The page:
What It’s Like To Ride In A Waymo Driverless Car

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via ars Technica : ATWATER, Calif.—I’ve never ridden in a car with no one in the driver’s seat before. Still, I wasn’t exactly blown away. We’ve known for several years now that Waymo’s (previously Google’s) cars can handle most road conditions without a safety driver intervening. Last year, the company reported that its cars could go about 5,000 miles on California roads, on average, between human interventions. On Monday, I was one of several reporters invited out to Waymo’s secret testing facility at the Castle Air Force Base in California’s Central Valley. There, I got a chance to ride in one of Waymo’s newest self-driving cars. Waymo cars are designed to never have anyone touch the steering wheel or pedals. So the cars have a greatly simplified four-button user interface for passengers to use. There are buttons to call Waymo customer support, lock and unlock the car, pull over and stop the car, and start a ride. Waymo is also thinking about how to make riders comfortable and build trust in the car’s self-driving capabilities. A real-time display shows a schematic representation of the situation around the car. If there’s a bicycle on the road ahead, for example, the passenger will see the outline of a bicycle on the screen. This helps to reassure the passenger that the car knows that it’s there. In addition to offering rides in the vehicles, Waymo also demonstrated some of its testing procedures. Waymo runs cars through carefully designed test scenarios, like being cut off… Read more

Bridgehouse by Llama Urban Design Spans Over Canadian Forest Floor

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via dezeen : Peruvian architecture firm Llama Urban Design has built a wooden house that connects two sides of a tree-covered valley in Ontario, forming a bridge over the ravine below. Bridgehouse is nestled in between two large mounds of earth, suspended above the forest floor. Its main structure is formed from Glulam engineered timber, with two large beams on either side of the house spanning across the small valley, and anchored by concrete pads. A wooden floor is supported between the beams, creating a trapezoid shape in elevation and a bridge across the gorge. On top, unstained cedar boards provide cladding for walls and the roof of the long narrow home, measuring 2,476 square feet (230 square metres). “Placed over a ravine, between two large maple trees, the volume has a minimal impact on the site,” said Llama Urban Design. “It sits across the steepest part of the slope, drawing a 38-metre-long horizontal line that acts as a counterpoint to the landscape.” Of the two main facades, one side is almost fully glazed and opens onto a balcony that looks towards a lake. On the other, glazing fills the gaps between the Glulam structure and the floor, and provides views of the forest beyond. External metal staircases climb up the sides of the angled beams, leading to a roof deck. Access to the home is possible at each end, where mirrored layouts include a bedroom, a detached bathroom, and a separate smaller room. An open-plan kitchen and living room serve… Read more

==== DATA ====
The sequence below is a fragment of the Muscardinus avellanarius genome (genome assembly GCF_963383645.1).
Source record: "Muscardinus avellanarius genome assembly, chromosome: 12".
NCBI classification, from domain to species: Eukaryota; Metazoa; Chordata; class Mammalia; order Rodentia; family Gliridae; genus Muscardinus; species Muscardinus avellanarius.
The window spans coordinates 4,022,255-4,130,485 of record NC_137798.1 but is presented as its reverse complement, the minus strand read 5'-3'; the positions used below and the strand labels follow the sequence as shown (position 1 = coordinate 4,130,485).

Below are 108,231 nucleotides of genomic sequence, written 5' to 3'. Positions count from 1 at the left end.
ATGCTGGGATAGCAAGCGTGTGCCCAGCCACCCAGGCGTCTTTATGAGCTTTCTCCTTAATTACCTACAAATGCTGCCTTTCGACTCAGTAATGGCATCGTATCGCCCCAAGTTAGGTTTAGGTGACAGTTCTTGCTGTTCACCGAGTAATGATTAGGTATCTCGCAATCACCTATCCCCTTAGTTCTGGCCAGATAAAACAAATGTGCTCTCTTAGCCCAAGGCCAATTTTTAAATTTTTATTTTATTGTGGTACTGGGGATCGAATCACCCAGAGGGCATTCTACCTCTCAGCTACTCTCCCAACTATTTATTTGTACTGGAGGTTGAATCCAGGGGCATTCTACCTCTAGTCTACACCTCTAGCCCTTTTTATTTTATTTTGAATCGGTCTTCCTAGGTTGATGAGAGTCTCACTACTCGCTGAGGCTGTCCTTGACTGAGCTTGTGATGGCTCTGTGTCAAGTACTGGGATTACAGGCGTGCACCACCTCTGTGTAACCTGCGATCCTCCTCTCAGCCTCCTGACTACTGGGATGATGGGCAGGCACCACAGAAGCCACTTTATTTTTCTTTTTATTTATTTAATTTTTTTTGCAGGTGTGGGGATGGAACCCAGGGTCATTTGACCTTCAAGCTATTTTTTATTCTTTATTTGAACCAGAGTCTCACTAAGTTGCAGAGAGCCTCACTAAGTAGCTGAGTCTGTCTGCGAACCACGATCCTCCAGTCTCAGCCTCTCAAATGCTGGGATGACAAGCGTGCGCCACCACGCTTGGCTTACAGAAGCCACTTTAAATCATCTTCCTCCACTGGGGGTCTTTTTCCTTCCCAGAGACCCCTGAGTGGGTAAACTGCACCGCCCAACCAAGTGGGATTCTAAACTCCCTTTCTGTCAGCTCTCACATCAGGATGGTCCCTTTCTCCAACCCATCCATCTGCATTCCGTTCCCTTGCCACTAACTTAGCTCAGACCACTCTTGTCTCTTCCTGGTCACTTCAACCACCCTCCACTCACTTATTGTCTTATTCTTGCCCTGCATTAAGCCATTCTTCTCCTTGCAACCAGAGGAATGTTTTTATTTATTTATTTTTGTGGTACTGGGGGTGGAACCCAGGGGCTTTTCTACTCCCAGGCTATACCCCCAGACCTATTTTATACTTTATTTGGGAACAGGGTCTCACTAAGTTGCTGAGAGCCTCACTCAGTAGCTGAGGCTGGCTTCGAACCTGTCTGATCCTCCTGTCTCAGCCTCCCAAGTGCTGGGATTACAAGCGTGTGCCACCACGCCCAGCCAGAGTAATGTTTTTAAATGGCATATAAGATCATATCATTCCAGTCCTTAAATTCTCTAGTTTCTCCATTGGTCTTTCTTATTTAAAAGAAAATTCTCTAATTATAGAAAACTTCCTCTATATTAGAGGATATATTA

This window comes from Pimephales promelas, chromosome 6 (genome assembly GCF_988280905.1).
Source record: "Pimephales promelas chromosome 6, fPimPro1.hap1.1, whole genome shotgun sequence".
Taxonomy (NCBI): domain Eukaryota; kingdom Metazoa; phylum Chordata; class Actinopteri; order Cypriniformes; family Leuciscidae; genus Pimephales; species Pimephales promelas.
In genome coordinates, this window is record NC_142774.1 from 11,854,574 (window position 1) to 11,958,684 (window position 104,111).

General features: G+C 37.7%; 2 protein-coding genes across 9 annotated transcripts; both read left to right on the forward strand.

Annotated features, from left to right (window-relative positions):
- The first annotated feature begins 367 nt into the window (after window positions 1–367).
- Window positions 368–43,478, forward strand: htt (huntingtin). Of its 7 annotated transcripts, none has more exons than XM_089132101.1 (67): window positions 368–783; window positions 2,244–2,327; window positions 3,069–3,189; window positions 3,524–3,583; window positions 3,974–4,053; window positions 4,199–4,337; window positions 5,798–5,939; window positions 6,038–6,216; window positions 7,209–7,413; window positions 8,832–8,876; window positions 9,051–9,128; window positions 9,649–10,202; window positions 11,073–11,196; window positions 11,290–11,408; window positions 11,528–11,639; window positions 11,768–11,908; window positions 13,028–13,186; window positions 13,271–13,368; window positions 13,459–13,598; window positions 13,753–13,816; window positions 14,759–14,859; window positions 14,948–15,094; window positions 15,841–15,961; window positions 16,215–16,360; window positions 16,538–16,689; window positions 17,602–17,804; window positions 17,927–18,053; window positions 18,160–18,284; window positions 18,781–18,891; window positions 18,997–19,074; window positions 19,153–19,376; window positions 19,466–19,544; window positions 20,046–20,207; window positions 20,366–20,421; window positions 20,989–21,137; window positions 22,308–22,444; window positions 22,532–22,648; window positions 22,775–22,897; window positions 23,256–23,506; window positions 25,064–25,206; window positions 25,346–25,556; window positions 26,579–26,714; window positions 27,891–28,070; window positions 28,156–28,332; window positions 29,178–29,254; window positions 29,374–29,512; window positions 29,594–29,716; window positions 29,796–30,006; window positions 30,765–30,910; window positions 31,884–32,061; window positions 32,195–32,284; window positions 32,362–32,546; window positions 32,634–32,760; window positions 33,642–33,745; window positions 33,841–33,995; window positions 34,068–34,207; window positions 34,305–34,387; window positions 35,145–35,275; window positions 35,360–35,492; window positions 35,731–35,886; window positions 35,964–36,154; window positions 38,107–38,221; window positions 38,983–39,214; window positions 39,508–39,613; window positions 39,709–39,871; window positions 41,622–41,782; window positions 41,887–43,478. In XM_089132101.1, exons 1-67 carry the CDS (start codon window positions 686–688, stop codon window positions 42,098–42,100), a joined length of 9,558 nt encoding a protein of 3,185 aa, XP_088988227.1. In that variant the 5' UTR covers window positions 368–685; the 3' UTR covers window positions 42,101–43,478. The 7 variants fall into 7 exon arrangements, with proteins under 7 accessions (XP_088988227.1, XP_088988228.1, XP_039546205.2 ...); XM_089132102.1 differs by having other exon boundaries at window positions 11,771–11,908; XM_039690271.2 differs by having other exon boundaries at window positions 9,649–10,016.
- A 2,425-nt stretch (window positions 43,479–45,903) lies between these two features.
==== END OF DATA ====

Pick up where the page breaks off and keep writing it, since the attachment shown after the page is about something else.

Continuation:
The Principle of Optical Illusions Technically Imitated In Electronic Circuit

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via Phys.org : The human brain must cope with a large variety of information simultaneously so we can orientate ourselves in our environment and make quick decisions. How exactly it processes the gigantic data stream provided by our sense organs has still not been fully researched. For a deeper understanding of how the brain works, scientists at Kiel University’s Faculty of Engineering attempt to imitate this biological processing of information technically. Their goal is to develop electronic circuits with cognitive abilities, modelled on neural networks. Now, using the example of optical illusions, the researchers have demonstrated how processes of perception can be copied in an electronic circuit made of nanoelectronic components. Their results have been published in the scientific journal Science Advances. How an electrical circuit can imitate processes of perception can be particularly well illustrated using optical illusions, i.e. images that convey contradictory information to our perception. An example: at first glance, a drawing shows a normal hippo. If you look closer, you see that something is wrong. Some of the hippo’s legs are drawn so that they can neither be clearly assigned to the animal’s body, nor to the background. An optical illusion like this provides so-called “competing information”, which is initially confusing for our brain. On this basis, it is simple to follow how our brain connects pieces of information. “It is quite difficult for people to recognise errors in optical illusions,” explained private lecturer Dr Martin Ziegler from the Nanoelectronics working group at the Faculty of Engineering.… Read more

Supercapacitors That Charge Quickly Could Replace Batteries